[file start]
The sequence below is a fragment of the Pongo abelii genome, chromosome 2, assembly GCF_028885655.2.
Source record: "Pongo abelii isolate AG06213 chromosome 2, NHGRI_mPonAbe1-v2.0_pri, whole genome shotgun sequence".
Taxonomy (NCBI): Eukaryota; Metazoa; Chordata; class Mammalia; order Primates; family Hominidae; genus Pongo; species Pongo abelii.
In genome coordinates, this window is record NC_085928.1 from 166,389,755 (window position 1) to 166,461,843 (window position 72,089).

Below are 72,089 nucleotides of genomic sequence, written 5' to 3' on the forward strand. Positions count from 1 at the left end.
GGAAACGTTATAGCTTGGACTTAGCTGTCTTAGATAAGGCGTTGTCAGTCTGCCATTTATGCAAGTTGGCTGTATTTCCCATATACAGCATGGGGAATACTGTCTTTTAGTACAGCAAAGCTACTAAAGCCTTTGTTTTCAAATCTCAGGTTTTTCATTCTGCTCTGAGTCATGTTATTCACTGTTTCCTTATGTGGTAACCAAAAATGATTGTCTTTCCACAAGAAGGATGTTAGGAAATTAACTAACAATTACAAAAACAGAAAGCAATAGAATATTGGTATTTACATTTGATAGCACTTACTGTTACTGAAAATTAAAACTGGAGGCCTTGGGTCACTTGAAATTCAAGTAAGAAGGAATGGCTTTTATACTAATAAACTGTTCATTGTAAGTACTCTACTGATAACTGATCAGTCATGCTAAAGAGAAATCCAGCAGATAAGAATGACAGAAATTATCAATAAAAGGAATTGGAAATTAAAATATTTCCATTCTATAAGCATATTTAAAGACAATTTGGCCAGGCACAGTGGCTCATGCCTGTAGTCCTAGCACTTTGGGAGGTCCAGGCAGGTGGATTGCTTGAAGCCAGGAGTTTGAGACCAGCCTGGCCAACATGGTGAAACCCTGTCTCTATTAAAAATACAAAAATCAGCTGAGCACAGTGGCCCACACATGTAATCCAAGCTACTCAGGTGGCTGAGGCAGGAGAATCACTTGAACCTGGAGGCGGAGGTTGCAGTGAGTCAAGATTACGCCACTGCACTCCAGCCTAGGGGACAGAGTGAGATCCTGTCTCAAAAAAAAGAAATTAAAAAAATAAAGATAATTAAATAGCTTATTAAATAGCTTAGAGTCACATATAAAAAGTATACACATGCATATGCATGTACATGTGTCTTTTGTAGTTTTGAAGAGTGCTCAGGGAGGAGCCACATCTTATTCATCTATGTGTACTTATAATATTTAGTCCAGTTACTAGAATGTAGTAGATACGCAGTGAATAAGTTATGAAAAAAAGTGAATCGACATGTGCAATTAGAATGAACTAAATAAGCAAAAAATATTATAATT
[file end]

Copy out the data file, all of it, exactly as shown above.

The sequence below is a fragment of the Pongo abelii genome, chromosome 2, assembly GCF_028885655.2.
Source record: "Pongo abelii isolate AG06213 chromosome 2, NHGRI_mPonAbe1-v2.0_pri, whole genome shotgun sequence".
Taxonomy (NCBI): Eukaryota; Metazoa; Chordata; class Mammalia; order Primates; family Hominidae; genus Pongo; species Pongo abelii.
In genome coordinates, this window is record NC_085928.1 from 166,389,755 (window position 1) to 166,461,843 (window position 72,089).

Below are 72,089 nucleotides of genomic sequence, written 5' to 3' on the forward strand. Positions count from 1 at the left end.
GGAAACGTTATAGCTTGGACTTAGCTGTCTTAGATAAGGCGTTGTCAGTCTGCCATTTATGCAAGTTGGCTGTATTTCCCATATACAGCATGGGGAATACTGTCTTTTAGTACAGCAAAGCTACTAAAGCCTTTGTTTTCAAATCTCAGGTTTTTCATTCTGCTCTGAGTCATGTTATTCACTGTTTCCTTATGTGGTAACCAAAAATGATTGTCTTTCCACAAGAAGGATGTTAGGAAATTAACTAACAATTACAAAAACAGAAAGCAATAGAATATTGGTATTTACATTTGATAGCACTTACTGTTACTGAAAATTAAAACTGGAGGCCTTGGGTCACTTGAAATTCAAGTAAGAAGGAATGGCTTTTATACTAATAAACTGTTCATTGTAAGTACTCTACTGATAACTGATCAGTCATGCTAAAGAGAAATCCAGCAGATAAGAATGACAGAAATTATCAATAAAAGGAATTGGAAATTAAAATATTTCCATTCTATAAGCATATTTAAAGACAATTTGGCCAGGCACAGTGGCTCATGCCTGTAGTCCTAGCACTTTGGGAGGTCCAGGCAGGTGGATTGCTTGAAGCCAGGAGTTTGAGACCAGCCTGGCCAACATGGTGAAACCCTGTCTCTATTAAAAATACAAAAATCAGCTGAGCACAGTGGCCCACACATGTAATCCAAGCTACTCAGGTGGCTGAGGCAGGAGAATCACTTGAACCTGGAGGCGGAGGTTGCAGTGAGTCAAGATTACGCCACTGCACTCCAGCCTAGGGGACAGAGTGAGATCCTGTCTCAAAAAAAAGAAATTAAAAAAATAAAGATAATTAAATAGCTTATTAAATAGCTTAGAGTCACATATAAAAAGTATACACATGCATATGCATGTACATGTGTCTTTTGTAGTTTTGAAGAGTGCTCAGGGAGGAGCCACATCTTATTCATCTATGTGTACTTATAATATTTAGTCCAGTTACTAGAATGTAGTAGATACGCAGTGAATAAGTTATGAAAAAAAGTGAATCGACATGTGCAATTAGAATGAACTAAATAAGCAAAAAATATTATAATT